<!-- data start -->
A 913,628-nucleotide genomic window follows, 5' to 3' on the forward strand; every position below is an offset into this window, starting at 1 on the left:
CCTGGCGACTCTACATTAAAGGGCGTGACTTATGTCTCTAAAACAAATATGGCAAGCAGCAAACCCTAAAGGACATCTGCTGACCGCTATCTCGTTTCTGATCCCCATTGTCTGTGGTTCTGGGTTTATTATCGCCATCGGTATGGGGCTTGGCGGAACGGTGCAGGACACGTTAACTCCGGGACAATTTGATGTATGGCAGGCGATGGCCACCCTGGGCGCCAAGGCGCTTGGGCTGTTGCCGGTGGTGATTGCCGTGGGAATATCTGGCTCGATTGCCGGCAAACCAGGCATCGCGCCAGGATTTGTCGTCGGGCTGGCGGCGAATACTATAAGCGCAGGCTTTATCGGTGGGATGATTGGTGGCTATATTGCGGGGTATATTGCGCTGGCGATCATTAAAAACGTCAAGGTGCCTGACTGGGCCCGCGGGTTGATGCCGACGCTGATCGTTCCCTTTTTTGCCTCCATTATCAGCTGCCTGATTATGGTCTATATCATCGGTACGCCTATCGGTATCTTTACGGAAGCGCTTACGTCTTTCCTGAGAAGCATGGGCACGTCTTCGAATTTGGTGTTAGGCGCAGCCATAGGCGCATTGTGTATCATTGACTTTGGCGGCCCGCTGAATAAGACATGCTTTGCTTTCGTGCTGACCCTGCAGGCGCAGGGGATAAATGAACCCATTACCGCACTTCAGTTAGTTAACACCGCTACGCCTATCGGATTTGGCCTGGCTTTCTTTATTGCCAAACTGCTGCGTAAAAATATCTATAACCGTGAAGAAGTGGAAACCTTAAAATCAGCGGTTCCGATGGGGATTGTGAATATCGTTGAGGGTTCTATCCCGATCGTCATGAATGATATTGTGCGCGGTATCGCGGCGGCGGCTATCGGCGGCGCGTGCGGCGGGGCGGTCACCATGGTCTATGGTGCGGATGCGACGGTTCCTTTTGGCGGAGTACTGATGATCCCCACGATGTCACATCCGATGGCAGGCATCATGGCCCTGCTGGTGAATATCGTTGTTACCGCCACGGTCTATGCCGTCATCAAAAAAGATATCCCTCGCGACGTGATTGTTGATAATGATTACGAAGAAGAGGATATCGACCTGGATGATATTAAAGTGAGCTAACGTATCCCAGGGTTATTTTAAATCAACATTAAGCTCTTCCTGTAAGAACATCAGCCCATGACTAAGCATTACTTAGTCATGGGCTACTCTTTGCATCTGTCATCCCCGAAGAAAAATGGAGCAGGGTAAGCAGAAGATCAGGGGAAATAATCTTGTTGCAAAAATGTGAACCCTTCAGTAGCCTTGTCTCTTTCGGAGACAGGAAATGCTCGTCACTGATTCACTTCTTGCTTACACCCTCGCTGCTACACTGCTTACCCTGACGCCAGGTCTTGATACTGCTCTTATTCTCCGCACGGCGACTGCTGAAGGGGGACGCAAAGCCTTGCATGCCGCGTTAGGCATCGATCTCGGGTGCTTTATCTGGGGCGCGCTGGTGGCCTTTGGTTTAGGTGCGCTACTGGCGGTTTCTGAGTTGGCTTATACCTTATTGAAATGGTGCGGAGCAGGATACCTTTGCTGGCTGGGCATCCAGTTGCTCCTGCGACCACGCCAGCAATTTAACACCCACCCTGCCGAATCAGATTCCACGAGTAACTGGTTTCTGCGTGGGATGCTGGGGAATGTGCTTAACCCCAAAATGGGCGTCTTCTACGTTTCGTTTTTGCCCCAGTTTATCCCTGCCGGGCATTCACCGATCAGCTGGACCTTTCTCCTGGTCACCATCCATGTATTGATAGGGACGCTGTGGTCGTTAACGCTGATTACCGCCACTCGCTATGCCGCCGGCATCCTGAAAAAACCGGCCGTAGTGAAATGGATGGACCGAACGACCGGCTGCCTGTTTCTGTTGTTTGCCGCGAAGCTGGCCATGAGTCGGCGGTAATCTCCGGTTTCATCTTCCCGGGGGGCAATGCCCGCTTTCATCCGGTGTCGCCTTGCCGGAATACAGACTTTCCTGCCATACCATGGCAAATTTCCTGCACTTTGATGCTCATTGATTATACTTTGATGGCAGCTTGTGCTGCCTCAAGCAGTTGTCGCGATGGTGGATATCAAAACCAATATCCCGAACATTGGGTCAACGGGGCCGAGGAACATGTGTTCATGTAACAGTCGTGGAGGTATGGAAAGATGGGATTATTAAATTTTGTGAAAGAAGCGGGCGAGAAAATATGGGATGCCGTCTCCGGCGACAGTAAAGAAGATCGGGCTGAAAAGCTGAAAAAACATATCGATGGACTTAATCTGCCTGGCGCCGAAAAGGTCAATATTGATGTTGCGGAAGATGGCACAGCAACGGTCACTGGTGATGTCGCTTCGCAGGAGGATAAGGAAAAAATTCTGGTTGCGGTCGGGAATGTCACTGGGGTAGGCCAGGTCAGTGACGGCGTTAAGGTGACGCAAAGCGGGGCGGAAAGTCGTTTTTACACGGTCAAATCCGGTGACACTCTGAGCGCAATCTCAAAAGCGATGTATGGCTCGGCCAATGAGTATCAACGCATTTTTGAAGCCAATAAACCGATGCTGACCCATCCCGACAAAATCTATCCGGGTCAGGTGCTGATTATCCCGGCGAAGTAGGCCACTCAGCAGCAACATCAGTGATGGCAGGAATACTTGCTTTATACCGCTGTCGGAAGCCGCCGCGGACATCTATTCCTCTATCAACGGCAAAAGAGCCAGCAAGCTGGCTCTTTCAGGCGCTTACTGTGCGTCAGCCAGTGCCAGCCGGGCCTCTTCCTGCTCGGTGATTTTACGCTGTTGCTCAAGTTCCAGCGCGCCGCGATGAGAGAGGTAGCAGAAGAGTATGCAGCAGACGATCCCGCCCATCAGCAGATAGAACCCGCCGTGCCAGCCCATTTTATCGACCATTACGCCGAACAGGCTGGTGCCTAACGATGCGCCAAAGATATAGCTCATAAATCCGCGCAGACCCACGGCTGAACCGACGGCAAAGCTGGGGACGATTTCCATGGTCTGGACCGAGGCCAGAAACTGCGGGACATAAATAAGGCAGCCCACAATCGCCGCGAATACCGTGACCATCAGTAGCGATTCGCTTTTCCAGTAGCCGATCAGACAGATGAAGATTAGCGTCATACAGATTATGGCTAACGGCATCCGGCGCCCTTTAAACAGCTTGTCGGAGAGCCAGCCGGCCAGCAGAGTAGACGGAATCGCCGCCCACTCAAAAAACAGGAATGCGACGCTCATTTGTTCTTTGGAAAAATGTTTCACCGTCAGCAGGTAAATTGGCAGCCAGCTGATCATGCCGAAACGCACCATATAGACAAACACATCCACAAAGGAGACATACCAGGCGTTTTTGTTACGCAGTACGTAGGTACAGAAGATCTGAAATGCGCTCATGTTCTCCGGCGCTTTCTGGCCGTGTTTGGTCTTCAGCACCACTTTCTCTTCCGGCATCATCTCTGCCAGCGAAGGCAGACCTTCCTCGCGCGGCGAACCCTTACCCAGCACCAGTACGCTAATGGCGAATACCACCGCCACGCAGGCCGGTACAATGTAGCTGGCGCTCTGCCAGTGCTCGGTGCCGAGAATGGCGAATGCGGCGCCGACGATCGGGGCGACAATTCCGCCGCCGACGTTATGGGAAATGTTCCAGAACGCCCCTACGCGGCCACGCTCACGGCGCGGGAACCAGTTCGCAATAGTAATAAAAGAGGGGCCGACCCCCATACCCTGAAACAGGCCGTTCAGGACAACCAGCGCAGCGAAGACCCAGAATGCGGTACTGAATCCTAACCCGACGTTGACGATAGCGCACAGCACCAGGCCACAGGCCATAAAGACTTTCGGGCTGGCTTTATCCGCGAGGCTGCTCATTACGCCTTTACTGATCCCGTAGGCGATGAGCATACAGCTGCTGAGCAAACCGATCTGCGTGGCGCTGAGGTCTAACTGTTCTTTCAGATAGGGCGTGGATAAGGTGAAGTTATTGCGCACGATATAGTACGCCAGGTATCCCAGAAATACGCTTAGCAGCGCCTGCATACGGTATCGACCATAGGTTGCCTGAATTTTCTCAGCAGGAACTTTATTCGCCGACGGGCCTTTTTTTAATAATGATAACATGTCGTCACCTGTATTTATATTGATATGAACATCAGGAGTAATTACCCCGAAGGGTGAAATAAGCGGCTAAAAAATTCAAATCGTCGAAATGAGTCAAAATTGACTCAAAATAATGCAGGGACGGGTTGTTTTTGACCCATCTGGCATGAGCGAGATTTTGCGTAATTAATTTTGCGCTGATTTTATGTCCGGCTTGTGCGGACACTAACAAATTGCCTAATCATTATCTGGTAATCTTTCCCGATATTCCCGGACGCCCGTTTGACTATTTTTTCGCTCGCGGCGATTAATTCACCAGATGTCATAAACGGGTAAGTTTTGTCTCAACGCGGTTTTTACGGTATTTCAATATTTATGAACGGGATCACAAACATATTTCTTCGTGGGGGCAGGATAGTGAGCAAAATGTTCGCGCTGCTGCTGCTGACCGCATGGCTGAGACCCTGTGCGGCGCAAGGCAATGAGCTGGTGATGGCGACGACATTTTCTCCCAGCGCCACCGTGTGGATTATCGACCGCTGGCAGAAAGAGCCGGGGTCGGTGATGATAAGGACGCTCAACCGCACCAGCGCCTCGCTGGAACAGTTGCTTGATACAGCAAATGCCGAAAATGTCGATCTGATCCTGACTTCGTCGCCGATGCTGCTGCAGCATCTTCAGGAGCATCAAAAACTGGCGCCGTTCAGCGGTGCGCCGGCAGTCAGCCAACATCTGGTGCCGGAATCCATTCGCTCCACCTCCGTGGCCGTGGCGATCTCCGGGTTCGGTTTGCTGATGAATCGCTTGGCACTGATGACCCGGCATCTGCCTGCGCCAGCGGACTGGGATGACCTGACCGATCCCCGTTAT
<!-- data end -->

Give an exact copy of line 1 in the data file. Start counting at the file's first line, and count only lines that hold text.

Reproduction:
A 913,628-nucleotide genomic window follows, 5' to 3' on the forward strand; every position below is an offset into this window, starting at 1 on the left: